What 12 Step Programs Bring
Nearly every 12-step group in existence is modeled on the program of Alcoholics Anonymous, founded in 1935. While the steps have been instrumental in the recovery of millions over the last 80-plus years, they’re not just for overcoming addictions or compulsive behaviors. We are told in recovery that the steps offer “a design for living.” Following are the 12 steps:
- We admitted we were powerless over [addiction or compulsive behavior] – that our lives had become unmanageable.
- Came to believe that a Power greater than ourselves could restore us to sanity.
- Made a decision to turn our will and our lives over to the care of God as we understood Him.
- Made a searching and fearless moral inventory of ourselves.
- Admitted to God, to ourselves, and to another human being the exact nature of our wrongs.
- Were entirely ready to have God remove all these defects of character.
- Humbly asked Him to remove our shortcomings.
- Made a list of all persons we had harmed, and became willing to make amends to them all.
- Made direct amends to such people wherever possible, except when to do so would injure them or others.
- Continued to take personal inventory and when we were wrong, promptly admitted it.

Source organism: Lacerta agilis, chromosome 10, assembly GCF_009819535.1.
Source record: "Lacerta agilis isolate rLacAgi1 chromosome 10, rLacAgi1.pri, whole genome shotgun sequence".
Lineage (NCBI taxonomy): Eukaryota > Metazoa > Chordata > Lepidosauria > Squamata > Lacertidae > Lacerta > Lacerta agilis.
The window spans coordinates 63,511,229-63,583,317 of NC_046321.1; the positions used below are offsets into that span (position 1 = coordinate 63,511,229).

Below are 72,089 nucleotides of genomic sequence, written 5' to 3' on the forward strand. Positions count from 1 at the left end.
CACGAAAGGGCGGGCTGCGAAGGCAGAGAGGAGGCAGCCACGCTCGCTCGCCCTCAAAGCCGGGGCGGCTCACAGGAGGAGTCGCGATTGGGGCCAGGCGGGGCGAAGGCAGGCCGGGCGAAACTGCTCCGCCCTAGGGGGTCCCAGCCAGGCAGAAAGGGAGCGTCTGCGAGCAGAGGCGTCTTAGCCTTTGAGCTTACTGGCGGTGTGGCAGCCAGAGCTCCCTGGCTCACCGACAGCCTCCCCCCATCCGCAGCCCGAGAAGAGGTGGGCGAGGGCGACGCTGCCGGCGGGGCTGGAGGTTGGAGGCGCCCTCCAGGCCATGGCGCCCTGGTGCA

- Sought through prayer and meditation to improve our conscious contact with God, as we understood Him, praying only for the knowledge of His will for us and the power to carry that out.
- Having had a spiritual awakening as the result of these steps, we tried to carry this message to [addicts], and to practice these principles in all our affairs.
What They Teach Us
The steps teach us, first and foremost, to be honest, open-minded, and willing; these qualities are embodied in Step 12: “… and to practice these principles in all our affairs.” That means we are rigorously honest with everyone we encounter on a daily basis, including the public. If, for example, a store clerk hands us too much change, we go back and return it. We also don’t tell “little white lies,” or embellish the truth to make ourselves look better.
Being open-minded is not just for matters pertaining to our Higher Power; it means we see the value in everyone we meet, even when we don’t like what they have to say. People are flawed, but inherently good, and no one person is more valuable or worthy than any other person. Therefore, we “seek first to understand, and then to be understood.”
We strive to become willing: Willing to listen, willing to share, willing change, willing to accept, willing to give, willing to love, and willing to be loved in return. We resist the urge to say, “No, never” about anything, with the exception of doing harm to others. Finally, we try always to remember that not everyone has a program of recovery, so we lead by the power of example.
The Lakehouse Treatment Center understands the worlds of active addiction and active recovery. Years of comprehensive experience have helped us build a unique program focused on changing lives and rebuilding families. From detox to sober living, The Lakehouse program focuses on learning how to live and have fun again- a treatment experience like no other. Call us anytime: 877.762.3707